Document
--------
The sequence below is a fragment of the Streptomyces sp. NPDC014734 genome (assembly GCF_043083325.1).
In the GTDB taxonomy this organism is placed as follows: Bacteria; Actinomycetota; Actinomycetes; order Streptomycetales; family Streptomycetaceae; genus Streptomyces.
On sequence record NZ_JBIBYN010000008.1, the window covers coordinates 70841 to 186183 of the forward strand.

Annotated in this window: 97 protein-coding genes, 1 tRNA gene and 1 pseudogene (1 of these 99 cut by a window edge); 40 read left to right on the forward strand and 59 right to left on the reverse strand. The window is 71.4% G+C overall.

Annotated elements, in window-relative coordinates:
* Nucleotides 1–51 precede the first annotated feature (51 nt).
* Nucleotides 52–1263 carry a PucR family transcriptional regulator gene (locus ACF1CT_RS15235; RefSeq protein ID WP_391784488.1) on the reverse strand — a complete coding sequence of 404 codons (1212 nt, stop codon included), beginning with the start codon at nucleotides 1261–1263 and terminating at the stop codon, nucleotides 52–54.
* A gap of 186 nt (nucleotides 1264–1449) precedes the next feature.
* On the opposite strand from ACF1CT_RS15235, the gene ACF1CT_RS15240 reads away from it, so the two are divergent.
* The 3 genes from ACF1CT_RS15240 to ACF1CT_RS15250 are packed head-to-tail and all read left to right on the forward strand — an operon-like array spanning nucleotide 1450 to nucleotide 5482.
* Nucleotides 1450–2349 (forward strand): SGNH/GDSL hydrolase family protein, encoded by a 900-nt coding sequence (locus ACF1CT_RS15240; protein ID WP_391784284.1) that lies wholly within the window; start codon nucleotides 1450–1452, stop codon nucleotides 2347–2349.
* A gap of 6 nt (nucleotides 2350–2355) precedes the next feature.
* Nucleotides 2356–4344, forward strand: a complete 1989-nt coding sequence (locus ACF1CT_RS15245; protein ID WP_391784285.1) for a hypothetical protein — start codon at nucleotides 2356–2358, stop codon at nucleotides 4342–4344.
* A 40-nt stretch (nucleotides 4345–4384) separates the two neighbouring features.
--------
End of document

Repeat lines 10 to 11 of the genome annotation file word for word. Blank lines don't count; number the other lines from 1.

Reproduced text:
* The 3 genes from ACF1CT_RS15240 to ACF1CT_RS15250 are packed head-to-tail and all read left to right on the forward strand — an operon-like array spanning nucleotide 1450 to nucleotide 5482.
* Nucleotides 1450–2349 (forward strand): SGNH/GDSL hydrolase family protein, encoded by a 900-nt coding sequence (locus ACF1CT_RS15240; protein ID WP_391784284.1) that lies wholly within the window; start codon nucleotides 1450–1452, stop codon nucleotides 2347–2349.